Beginning February 3, 1929 (eleven days before the St. Valentine’s Day Massacre), Chicago Tribune reporter, James O’Donnell Bennett wrote a weekly exposé on “The True Story of Chicago Crime.” The following is the first article describing the Dean O’Banion murder in his flower shop.
Chicago Tribune, February 3, 1929
BY JAMES O’DONNELL BENNETT
“O NO! Swell fellow!” the sunny Dean O’Banion oft would exclaim when the air around him grew red with the curses of his fellow gangsters against a suspected gangster.
“0, no! Swell fellow! .. he would say, in the manner of one who grieved that bitterness should poison the heart and defile the tongue of man.
“Swell fellow” was his slogan to the world. He would bestow it upon you at the same time your address was in his death book. His whim-to call it no more-was that if a suspected colleague were booked to be killed that night why talk rough about him during the afternoon of the fatal date? In the first place there was no class to such language and in the second it bred suspicion.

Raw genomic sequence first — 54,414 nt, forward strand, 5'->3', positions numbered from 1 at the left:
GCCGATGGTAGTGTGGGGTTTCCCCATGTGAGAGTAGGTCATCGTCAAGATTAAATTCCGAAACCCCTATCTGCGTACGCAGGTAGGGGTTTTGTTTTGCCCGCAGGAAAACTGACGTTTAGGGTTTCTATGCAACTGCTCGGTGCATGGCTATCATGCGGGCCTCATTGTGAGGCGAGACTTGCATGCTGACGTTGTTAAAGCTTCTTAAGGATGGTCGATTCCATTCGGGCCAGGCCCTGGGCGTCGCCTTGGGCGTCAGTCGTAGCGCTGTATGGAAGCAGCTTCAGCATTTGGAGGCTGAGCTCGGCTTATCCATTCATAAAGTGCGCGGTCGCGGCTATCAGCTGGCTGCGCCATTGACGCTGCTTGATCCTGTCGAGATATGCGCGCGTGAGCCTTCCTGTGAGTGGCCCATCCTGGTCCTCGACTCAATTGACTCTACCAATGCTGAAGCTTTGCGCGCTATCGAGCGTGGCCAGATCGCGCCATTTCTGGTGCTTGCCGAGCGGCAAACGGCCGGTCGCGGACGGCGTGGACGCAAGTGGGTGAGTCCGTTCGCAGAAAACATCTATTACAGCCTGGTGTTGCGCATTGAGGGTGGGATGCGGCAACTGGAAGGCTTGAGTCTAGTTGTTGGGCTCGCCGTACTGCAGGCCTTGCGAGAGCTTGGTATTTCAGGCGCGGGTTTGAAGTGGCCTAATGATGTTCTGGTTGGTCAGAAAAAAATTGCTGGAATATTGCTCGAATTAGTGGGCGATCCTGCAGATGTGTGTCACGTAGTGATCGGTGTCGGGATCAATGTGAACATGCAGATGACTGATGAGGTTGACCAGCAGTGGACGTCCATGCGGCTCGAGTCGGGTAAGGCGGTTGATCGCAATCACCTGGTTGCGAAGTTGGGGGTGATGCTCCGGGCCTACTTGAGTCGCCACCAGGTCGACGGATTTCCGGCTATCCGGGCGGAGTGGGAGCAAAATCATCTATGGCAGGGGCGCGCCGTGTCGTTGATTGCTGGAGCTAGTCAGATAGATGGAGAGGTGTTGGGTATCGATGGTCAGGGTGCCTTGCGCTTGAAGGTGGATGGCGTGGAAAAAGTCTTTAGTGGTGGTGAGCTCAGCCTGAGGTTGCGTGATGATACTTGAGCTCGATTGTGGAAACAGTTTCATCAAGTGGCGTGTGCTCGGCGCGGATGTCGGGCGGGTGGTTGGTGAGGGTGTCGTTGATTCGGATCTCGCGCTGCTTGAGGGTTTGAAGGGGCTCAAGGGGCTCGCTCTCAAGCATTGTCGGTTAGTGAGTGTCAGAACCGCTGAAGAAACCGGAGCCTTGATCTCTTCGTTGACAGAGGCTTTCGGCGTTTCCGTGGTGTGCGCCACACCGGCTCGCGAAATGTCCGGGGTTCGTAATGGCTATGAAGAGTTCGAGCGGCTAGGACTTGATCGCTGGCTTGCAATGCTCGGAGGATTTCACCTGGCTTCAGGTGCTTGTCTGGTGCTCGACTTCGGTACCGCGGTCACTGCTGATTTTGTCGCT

“Chicago’s Arch Criminal.”
Gangster O’Banion, whom former Chief of Police Morgan Collins once called “Chicago’s arch criminal” and said that he had either killed or seen to the killings of twenty-five men, was a glad hand artist In crIme. He was a chronic beamer and handshaker. He loved to supplement the bright glance of welcome and the warm handclasp with a pat on the back. Sharp observers of his department marked it well, however, that he did not simultaneously bestow the handclasp and the pat on the back. He preferred to keep one hand free. There was a practical reason for that.
After the futile inquest which marked the close ot O’Banion’s life story the pollce told former Mayor Dever of the problems of the tailors who made O’Banion’s fashionable garments was to equip those garments with three capacious and readily accessible pockets in which the three revolvers the gangster carried could find convenient lodgment. The problem was to provide these caches and still keep the garments fashionable. Such were some of the lesser exactions of O’Banion’s principal felonies, which were illicit brewing, beer running, hijacking, and bootlegging—with side line floral purveying from a shop—still flourishing—at 738 North State street, Chicago, opposite the Holy Name cathedral where as a lad he had served as altar boy.